I spoke recently about making pilgrimages this year, as a way of honoring my spirits and finding spiritual inspiration. I have completed two thus far -
In January, we traveled to the University of Penn archeological museum, to visit the palace of Merenptah. The palace was built for the New Kingdom pharaoh Merenptah (r. 1213-1204 BCE) at the city of Memphis in Lower Egypt.The museum has done an amazing job of exhibiting it, through dramatic lighting, big panels detailing it's excavation and explanations of all its decor. he palace, which housed the king during religious festivals, originally
stood in the vicinity of the Memphite sanctuary of the god Ptah, the
patron of this city. Merenptah’s palace was originally decorated floor
to ceiling with painted, inlaid and gilded images and symbols
proclaiming the power of the king and his associations with the divine.
The palace of Merenptah contained not only public ceremonial rooms such
as the throne room and vast columned hall, but also private areas for
the king and royal family, including bedrooms and bathrooms.
I walk slowly between the lotus columns, their color as crisp and clear as the day they were painted. They stand behind the Sphinx, serene as a pool of calm water. The columns are uplit, making their hieroglyphs pop from all sides. The top fans are gorgeous, and you can clearly see all the colors that they were painted. It amazes me to find that after nearly 4000 years, they are as fresh as if they were hand done last week. I remember the Tut show in 1976 struck the same cord with me. Not every column has its crown, but they are intact enough to give one the sense of how it must have looked centuries ago.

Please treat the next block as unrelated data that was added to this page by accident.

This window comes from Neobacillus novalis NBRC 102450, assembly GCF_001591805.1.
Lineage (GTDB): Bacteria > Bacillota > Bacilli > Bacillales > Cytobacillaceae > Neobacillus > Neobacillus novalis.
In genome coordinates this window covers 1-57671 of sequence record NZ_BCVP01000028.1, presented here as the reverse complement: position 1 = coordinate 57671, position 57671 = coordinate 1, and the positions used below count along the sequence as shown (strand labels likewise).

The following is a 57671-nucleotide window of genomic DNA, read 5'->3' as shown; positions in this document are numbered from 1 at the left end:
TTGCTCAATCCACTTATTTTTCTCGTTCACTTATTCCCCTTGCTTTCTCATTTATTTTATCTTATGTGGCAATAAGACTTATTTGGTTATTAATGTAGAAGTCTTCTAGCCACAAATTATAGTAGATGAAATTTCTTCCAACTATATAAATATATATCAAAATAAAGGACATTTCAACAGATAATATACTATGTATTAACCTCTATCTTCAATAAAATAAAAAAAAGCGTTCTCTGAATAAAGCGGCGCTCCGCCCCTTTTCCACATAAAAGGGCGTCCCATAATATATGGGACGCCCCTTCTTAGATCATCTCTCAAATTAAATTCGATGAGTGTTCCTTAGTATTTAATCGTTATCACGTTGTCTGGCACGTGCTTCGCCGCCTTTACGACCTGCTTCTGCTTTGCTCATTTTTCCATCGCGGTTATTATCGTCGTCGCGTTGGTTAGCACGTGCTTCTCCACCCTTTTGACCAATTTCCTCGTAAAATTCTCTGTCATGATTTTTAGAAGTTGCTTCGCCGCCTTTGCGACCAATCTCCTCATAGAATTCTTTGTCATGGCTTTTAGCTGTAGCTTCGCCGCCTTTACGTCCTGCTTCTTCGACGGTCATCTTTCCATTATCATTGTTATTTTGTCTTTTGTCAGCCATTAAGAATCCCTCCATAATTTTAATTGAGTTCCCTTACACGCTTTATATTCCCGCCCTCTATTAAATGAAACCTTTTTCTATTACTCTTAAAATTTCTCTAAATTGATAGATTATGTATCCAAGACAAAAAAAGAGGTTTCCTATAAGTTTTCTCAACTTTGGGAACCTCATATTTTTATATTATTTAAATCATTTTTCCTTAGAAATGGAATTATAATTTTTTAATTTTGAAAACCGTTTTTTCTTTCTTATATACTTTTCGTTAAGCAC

It is carved of red granite, which originated at a quarry in Aswan at
Egypt’s southern border. In an incredible feat of ancient engineering
and transport, this single massive block of stone was shipped on the
Nile River from Aswan to the Ptah Temple at Memphis, 600 miles north.
During much of its post-pharaonic history, this statue was buried up to
its shoulders; only the exposed head was attacked by windblown sand,
which eroded the facial features and the royal false beard. The
inscriptions on the chest and around the base give the five names of
Ramesses II. His son and successor, Merenptah, added his own cartouches
to the shoulders of the sphinx after his father’s death. The Sphinx sits center in the palace, and is the first thing you see as you enter the gallery. It's a stunning set up -- tall lotus columns seem to surround the statue; a single pin point of light illuminates the now blank face. Yet for its age and it's infirmities, the statue exudes a kind of ancient grace. Like the creature it is named for, it still holds mysteries for me. I pat its paws, sing a song to it and leave feeling I have done my work.
Before we exit, I offer a short prayer from the Christian Jacq's Living Wisdom of Egypt prayer book. This book is my favorite set of prayers, and I have turned to them time again, for funeral rites I have done. I remember reading a selection from this book, on the beach in California for Oungan Steve's memorial service. Several strangers stopped to listen, and came up to me later to ask where I had gotten the material. This is the one I offered for the oungan, and again at the palace this day:
I have practiced and preached the justice of Ma'at,
I have told the truth, I have spoken just words.
I have acted with justice. to profit by the love of mankind.
I have dealt justly with those who challenge it.
I have saved the weak from the clutches of the strong as much as I could.
I have given bread to those who were hungry,
Water to those who were thirsty,
Clothes to those who have none.
I have allowed those without a boat to cross to the other bank.
And I have given an eternal dwelling place,
To those who have no sons to build them one. ~ Mastaba of Sheshi at Saqqara
Ashe. Amen. Ayibobo.